Par­rikar has an­nounced he will visit Vasco da Gama for a first-hand as­sess­ment. An in­sider, how­ever, says he is un­likely to take a stand against the MPT pro­ject, which was con­ceived by Union ship­ping min­is­ter and BJP’s Goa in-charge Nitin Gad­kari. It was Gad­kari’s swift ac­tion that helped the BJP form a gov­ern­ment in the state de­spite get­ting fewer seats than the Congress. “Bhai (Par­rikar) un­der­stands that the res­i­dents’ griev­ances are jus­ti­fied, but he ap­pears help­less,” says the in­sider. “It is not in his do­main to stop the MPT ex­pan­sion work. He will not take on Gad­kari on this is­sue.”

Reached for com­ment, Par­rikar con­veyed through one of his sec­re­taries that it was too early to dis­cuss his per­for­mance—“There is noth­ing to talk about my work in one month. Do a story when I complete a year in of­fice.”

The re­lo­ca­tion of off­shore casi­nos on Man­dovi river in Panaji is an­other con­tro­versy. Six casino ves­sels op­er­ate on the river at present. “The gov­ern­ment will re­lo­cate the off­shore casino ves­sels in Man­dovi to an­other place,” Par­rikar said dur­ing an in­ter­ac­tion with re­porters on March 23. He had also an­nounced that Goans would be barred from vis­it­ing th­ese casi­nos and only tourists would be al­lowed in.

For­mer jour­nal­ist Dhar­manand Ka­mat al­leges the casi­nos are pol­lut­ing the river. “A 7 km stretch of the river, from Mi­ra­mar to Old Goa, has been pol­luted,” says Ka­mat. “Goans have stopped eat­ing fish from this stretch of the river.” Ka­mat re­calls how Par­rikar had ear­lier op­posed the off­shore casi­nos. The BJP can draw com­fort from the fact that its al­lies favour shift­ing the casi­nos. “Of course, we want them re­lo­cated,” says Vi­jai Sarde­sai, GFP leader and agri­cul­ture min­is­ter. “There is a de­mand to take them into deep sea. Why can’t they be shifted to the shore?”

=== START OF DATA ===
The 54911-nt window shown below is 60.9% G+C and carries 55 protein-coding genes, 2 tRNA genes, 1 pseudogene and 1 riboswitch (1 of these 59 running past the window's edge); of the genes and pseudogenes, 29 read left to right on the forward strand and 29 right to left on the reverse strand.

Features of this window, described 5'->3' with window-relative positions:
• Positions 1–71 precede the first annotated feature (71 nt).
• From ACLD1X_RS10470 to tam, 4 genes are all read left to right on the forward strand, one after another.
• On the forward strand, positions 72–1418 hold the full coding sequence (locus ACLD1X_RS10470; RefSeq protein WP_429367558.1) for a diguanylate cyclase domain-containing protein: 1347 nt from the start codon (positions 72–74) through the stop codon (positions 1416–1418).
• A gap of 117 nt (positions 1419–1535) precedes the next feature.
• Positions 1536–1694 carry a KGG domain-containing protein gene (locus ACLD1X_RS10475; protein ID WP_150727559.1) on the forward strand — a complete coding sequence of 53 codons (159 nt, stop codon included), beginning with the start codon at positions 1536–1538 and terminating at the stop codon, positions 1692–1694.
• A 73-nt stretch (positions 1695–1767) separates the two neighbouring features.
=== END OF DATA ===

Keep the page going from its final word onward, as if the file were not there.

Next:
On the po­lit­i­cal front, Par­rikar faces restive al­lies. While he kept the all-im­por­tant home and fi­nance port­fo­lios with him­self, he had to give away the cru­cial town plan­ning, rev­enue and pub­lic works de­part­ments to al­lies. Sarde­sai is min­is­ter for town plan­ning and agri­cul­ture. Two other GFP lead­ers, Vinod Pa­lyekar and Jayesh Sal­gaonkar, are in charge of the fish­eries and hous­ing de­part­ments re­spec­tively. An­a­lysts be­lieve Sarde­sai could emerge as the al­ter­na­tive power cen­tre in the Par­rikar gov­ern­ment in the com­ing days. His aim is to pro­vide sub­sidised food to Goans. “For that, we need to in­crease grain and fish pro­duc­tion,” he says. “We will achieve that as both th­ese de­part­ments are with our party. It will then be easy to con­nect with the peo­ple.”